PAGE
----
This section contains information about the assessment of the likely benefit to New Zealand arising from the factor relating to trout, salmon, wildlife and game.
Whether there are or will be adequate mechanisms in place for—
- protecting or enhancing existing areas of significant habitats of trout, salmon, wildlife protected under section 3 of the Wildlife Act 1953, and game as defined in sections 2(1) of that Act (for example, any 1 or more of the mechanisms referred to in paragraph (b)(i) and (ii)); and
- providing, protecting, or improving walking access to those habitats by the public or any section of the public (s17(2)(c))?
Key elements of this factor
There are five key elements to this factor:
- The relevant land must contain existing areas of significant habitats of trout, salmon, wildlife or game.
- There must be adequate mechanisms in place or proposed to protect or enhance the significant habitats and to provide, protect or improve walking access.
- The walking access must be to the significant habitats.
- The walking access must be available to the public or any section of the public.
- The protection or enhancement of the significant habitats and the provision, protection or improvement of walking access that are likely to result from the overseas investment must be additional to that which are likely to occur without the overseas investment.
Due to the walking access component, there is some overlap between this factor and the ‘Walking Access’ factor. A claim under this factor that has been made under another factor will only be counted once.
Trout, salmon, wildlife and game
This factor applies where the relevant land includes existing areas of significant habitats of trout, salmon, protected wildlife or game. An applicant must show why the habitat is significant, it is not sufficient to show that there are a few ducks living in a stream a farm paddock.
Wildlife is any animal living in a wild state. Wildlife that is protected under the Wildlife Act 1953 includes birds such as the fantail or the kereru.
The Wildlife Act also specifically defines certain wildlife as game. The current list of game includes the black swan, chukar, duck, partridge, pheasant, pukeko and quail.
Protecting or enhancing significant habitats
The applicant must show that there will be adequate mechanisms in place or proposed to protect or enhance the significant habitats. Examples of protection and enhancement mechanism include but are not limited to:
- conditions as to pest control, fencing, fire control, erosion control, or riparian planting; or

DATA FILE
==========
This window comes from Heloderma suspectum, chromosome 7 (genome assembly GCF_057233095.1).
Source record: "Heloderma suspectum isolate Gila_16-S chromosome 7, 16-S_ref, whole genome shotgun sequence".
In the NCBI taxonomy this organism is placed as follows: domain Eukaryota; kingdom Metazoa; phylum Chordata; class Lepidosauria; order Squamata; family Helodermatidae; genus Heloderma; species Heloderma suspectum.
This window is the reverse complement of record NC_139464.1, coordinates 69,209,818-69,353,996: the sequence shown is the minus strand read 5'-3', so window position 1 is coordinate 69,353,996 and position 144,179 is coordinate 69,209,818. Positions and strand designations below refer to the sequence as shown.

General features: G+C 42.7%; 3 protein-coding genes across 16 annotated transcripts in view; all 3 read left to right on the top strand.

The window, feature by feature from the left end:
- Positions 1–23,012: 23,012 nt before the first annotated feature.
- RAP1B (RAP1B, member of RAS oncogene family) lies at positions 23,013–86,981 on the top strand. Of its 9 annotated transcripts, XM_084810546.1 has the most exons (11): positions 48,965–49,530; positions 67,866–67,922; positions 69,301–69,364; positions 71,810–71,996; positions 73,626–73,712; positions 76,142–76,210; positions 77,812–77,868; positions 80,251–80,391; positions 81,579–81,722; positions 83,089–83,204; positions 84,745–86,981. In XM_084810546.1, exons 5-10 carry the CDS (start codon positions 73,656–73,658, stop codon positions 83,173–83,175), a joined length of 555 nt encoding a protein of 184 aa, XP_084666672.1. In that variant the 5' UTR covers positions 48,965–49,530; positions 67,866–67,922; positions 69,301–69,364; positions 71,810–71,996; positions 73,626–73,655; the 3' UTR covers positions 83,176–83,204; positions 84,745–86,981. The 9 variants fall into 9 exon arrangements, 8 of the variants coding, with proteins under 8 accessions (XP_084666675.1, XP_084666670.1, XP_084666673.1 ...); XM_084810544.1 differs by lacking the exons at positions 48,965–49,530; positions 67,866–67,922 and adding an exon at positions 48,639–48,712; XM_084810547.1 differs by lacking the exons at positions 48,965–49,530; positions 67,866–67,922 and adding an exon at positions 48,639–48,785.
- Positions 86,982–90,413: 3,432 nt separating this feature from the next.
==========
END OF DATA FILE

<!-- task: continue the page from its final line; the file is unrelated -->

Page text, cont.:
- covenants over the land.
In order to demonstrate a benefit under this factor, an applicant needs to show new or enhanced mechanisms for protecting and enhancing significant habitats. Generally, the benefit associated with enduring mechanisms such as a walkway easement or conservation covenants are weighted more heavily than more temporary measures.
A commitment to implement specific mechanisms will be given significantly greater weight than an agreement to consult with a relevant entity.
The continuation of current adequate mechanisms is unlikely to demonstrate any benefit.
Consultation with the Department of Conservation
Where the relevant land contains existing habitats applicants are encouraged to contact the Department of Conservation before making an application to help identify the relevance of this factor and the most appropriate mechanism for protection or enhancement of the habitats.
See the Walking access page for further information on the provision, protection or improvement of walking access.
Making a claim
Provide the following information when making a claim under this factor:
- Significant Habitat:
A description of the habitat of the trout, salmon, wildlife or game and the reason why it is significant.
- Walking access:
A description of the walking access to the habitat that is intended to be provided, protected or improved. Maps showing the proposed walking access routes should be provided where relevant.
- Current protection or enhancement:
Details of the current measures in place to protect or enhance the significant habitat.
- Current walking access:
Details of any current public walking access arrangements to the significant habitat.
How overseas investment will result in the protection or enhancement of significant habitats and the protection, provision or improvement of walking access to those habitats (e.g. environmental covenants, fencing, constructing defined trails, installing markers identifying trails, installing signs on the relevant land).
The capital expenditure (if any) required.
When the protection or enhancement of the significant habitat and the provision, protection or improvement of walking access is likely to occur.
The protection, enhancement and walking access that is likely to be available or occur without the overseas investment.
Anything that may prevent the protection or enhancement of the significant habitat or the provision of walking access (e.g. consents, approvals).
Conditions of consent
All consents are granted subject to conditions. Consent conditions will generally require consent holders to deliver, and report on, the benefits claimed in their application. The OIO monitors all consents to ensure that conditions are complied with.